Since the financial collapse laid bare the dangers of the world’s over-dependence on credit, consumers have had plenty of cause for pause when pulling out the plastic. As household debt in Canada eclipsed that of the U.S. last year, with the income-to-debt ratio reaching an unprecedented 148.1%, policy-makers and government officials of all stripes have loudly decried the buy now, pay later mentality. Now, Canadians are being implored yet again to cut back on credit card use. Only this time, for an entirely different reason — and from a somewhat surprising source. In March, the Canadian Federation of Independent Business (CFIB), went on the offensive against credit cards and the high merchant fees they carry. The message to consumers: where possible, consider choosing another way to pay.
According to Dan Kelly, senior vice-president of legislative affairs for the CFIB, the campaign was born out of general misconceptions about the cost of credit card transactions. “Most consumers think that the fee for processing credit card transactions comes from the interest rates that they may pay, or from the annual fee,” he told Canadian Business. “They aren’t aware of the fact that it is actually the merchant that pays a giant cost every time a credit card is swiped.” This cost, sometimes referred to as the “interchange fee,” generally ranges from about 1.5% to 3% of the total sale, and goes to the credit card network, the company that processes the payment and the bank.
Not surprisingly, credit card merchant fees have long been a source of frustration among retailers. In 2008, a Bank of Canada study found that while 92% of Canadian retailers accepted credit cards, only 5% viewed credit cards as the preferred form of payment. (Interac cards, which carry much lower merchant fees, snagged top spot.) Still, Kelly says that until recently, “merchants generally accepted [credit card fees] as a cost of doing business.” That changed, however, with the recent proliferation of premium cards, which offer consumers extras like air miles and car insurance, but put merchants on the hook for even more. Says Kelly: “Those costs became unreasonable and rose for no good reason in the middle of a worldwide recession.”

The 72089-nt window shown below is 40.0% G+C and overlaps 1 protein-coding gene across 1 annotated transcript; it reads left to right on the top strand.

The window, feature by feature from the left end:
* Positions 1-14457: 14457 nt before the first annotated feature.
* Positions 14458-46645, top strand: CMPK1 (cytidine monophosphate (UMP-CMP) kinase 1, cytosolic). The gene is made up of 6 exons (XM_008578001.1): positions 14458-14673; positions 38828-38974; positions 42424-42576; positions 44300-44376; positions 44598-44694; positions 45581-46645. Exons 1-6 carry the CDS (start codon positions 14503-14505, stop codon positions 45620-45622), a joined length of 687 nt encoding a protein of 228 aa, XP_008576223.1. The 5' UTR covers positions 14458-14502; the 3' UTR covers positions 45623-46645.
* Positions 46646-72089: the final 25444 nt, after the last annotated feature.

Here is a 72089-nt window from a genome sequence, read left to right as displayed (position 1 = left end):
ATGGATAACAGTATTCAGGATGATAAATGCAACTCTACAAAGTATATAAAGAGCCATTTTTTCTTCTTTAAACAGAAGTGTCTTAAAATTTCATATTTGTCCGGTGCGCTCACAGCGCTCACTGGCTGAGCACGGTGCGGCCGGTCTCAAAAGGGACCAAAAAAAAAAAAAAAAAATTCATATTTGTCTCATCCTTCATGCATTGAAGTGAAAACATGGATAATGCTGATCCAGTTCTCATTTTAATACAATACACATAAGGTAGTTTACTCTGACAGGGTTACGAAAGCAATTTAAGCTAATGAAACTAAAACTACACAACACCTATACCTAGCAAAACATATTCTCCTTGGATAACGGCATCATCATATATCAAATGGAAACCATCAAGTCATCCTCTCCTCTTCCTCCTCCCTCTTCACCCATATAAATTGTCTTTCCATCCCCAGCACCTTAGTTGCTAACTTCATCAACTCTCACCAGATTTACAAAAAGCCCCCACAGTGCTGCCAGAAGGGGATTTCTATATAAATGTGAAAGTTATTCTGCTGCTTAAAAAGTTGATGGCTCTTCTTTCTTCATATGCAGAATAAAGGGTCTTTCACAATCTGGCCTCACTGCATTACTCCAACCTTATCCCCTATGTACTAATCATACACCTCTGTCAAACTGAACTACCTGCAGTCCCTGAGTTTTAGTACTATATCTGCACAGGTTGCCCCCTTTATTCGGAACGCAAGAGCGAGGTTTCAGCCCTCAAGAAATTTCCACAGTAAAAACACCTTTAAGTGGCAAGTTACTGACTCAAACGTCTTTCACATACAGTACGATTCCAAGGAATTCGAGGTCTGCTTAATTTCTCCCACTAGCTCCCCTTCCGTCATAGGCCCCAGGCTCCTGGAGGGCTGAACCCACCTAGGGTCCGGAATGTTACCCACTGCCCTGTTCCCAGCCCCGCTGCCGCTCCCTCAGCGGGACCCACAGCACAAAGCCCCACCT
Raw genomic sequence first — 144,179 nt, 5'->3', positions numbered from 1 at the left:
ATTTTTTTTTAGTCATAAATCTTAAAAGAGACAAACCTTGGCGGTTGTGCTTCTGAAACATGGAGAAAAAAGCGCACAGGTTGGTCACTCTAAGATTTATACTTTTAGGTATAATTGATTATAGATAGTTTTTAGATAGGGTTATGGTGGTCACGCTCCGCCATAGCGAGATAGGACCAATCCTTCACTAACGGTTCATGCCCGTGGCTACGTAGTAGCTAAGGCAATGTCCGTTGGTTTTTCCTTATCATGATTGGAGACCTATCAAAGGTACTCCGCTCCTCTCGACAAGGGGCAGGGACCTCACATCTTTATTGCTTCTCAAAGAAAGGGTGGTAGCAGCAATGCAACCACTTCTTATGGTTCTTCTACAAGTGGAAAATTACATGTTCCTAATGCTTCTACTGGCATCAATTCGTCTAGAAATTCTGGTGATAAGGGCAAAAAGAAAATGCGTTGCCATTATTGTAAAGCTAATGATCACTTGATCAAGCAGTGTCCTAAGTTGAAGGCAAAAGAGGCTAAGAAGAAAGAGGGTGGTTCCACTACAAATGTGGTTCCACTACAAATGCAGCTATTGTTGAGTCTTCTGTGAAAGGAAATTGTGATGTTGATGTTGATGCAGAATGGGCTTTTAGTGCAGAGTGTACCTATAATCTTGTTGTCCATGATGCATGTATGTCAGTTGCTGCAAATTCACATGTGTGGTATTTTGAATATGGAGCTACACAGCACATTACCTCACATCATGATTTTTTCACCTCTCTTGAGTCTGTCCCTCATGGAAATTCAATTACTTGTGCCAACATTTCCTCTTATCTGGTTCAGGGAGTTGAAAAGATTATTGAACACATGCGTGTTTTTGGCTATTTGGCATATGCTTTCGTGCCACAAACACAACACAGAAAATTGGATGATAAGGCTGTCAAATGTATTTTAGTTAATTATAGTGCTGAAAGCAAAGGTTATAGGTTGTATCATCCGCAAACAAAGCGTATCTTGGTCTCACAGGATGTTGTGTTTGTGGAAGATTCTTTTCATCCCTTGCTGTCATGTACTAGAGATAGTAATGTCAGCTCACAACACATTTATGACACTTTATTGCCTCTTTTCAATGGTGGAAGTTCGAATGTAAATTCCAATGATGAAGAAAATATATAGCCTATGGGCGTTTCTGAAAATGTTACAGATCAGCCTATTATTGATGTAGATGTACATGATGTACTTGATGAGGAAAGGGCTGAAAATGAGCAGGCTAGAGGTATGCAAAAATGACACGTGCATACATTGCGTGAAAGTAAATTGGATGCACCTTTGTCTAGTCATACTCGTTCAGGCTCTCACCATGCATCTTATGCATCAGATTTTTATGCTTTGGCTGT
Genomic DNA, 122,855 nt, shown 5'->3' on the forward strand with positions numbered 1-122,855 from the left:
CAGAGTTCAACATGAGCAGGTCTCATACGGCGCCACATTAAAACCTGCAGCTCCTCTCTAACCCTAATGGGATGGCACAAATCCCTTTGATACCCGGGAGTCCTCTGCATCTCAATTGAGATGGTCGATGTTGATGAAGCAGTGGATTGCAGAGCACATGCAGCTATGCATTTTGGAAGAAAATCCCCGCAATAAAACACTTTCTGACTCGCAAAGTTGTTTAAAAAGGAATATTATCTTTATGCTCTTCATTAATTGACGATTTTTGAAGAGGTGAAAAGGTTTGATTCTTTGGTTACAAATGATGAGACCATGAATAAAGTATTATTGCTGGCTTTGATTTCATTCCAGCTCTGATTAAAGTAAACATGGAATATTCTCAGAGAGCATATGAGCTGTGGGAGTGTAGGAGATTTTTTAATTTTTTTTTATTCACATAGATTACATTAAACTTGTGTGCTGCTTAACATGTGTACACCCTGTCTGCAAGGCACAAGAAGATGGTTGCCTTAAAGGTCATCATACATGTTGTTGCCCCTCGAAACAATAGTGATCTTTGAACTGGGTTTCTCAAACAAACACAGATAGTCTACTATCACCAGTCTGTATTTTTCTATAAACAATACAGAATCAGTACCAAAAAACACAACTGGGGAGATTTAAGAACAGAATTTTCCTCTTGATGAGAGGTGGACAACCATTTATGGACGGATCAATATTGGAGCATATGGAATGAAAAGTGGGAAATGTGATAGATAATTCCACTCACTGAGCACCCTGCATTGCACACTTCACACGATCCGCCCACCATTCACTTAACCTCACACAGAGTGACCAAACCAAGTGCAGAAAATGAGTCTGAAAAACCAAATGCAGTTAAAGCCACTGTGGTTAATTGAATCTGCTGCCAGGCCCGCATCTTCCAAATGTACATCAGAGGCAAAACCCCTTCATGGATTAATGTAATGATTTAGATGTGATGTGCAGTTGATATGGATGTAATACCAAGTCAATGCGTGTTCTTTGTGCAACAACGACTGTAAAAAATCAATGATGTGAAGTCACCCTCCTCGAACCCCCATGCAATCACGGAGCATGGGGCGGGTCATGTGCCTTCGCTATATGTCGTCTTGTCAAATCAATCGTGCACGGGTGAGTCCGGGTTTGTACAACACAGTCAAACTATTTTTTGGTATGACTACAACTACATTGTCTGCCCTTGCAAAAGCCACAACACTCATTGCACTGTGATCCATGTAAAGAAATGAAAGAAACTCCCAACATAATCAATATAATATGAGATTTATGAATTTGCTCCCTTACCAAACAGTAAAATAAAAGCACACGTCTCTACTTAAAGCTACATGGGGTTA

But according to Brian Weiner, head of strategy and interchange for Visa, the interchange differential between his company’s premium cards and ordinary cards is only 0.2% — proof that even in recent years, rates have remained “relatively flat.” Though there is a cost associated with accepting credit card payments, Weiner says the CFIB campaign neglects to mention the benefits associated with doing so. In addition to increased efficiency, he says, “credit cards allow small businesses to extend immediate, unsecured credit to their customers to increase sales without bearing any of the credit risk.” Though he concedes that merchants have the right to steer consumers away from credit cards, he says the fact that the number of businesses that accept Visa continues to rise is “a signal to us that merchants believe in the value they receive.”
For his part, Kelly insists the CFIB isn’t trying to get consumers to give up their credit cards completely. Instead, he says the intention is to target consumers who are whipping out their credit cards “out of convenience” — which, according to the latest Moody’s Investors Services quarterly Canadian Credit Card Index, is exactly what most Canadians tend to do. “When you’re at your local dry cleaner, you see the guy that’s working 70 hours a week, why don’t you just pull out your debit card and give him a break?” says Kelly. “That’s the kind of consumer action that we think may be possible.”